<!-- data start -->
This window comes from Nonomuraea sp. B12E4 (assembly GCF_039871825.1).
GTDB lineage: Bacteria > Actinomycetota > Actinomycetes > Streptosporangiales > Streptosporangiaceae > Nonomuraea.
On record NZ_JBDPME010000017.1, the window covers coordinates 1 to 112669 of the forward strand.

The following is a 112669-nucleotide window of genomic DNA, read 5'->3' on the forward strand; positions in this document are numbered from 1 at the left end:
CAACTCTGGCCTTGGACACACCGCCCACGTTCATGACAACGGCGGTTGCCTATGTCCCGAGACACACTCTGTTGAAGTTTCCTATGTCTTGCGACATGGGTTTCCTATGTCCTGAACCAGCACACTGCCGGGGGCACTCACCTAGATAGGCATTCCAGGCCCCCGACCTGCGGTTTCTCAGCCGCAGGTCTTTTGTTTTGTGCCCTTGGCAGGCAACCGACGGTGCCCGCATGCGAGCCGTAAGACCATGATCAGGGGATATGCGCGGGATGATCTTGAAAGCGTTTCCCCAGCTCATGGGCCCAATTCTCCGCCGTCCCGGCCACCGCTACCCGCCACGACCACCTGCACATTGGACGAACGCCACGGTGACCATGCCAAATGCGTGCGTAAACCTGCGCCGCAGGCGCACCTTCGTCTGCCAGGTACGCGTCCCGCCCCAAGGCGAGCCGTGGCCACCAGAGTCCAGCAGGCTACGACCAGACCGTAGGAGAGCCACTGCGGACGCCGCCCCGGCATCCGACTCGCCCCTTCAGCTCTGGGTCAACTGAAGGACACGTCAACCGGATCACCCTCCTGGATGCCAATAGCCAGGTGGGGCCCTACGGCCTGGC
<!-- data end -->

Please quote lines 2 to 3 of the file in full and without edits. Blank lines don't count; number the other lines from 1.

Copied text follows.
GTDB lineage: Bacteria > Actinomycetota > Actinomycetes > Streptosporangiales > Streptosporangiaceae > Nonomuraea.
On record NZ_JBDPME010000017.1, the window covers coordinates 1 to 112669 of the forward strand.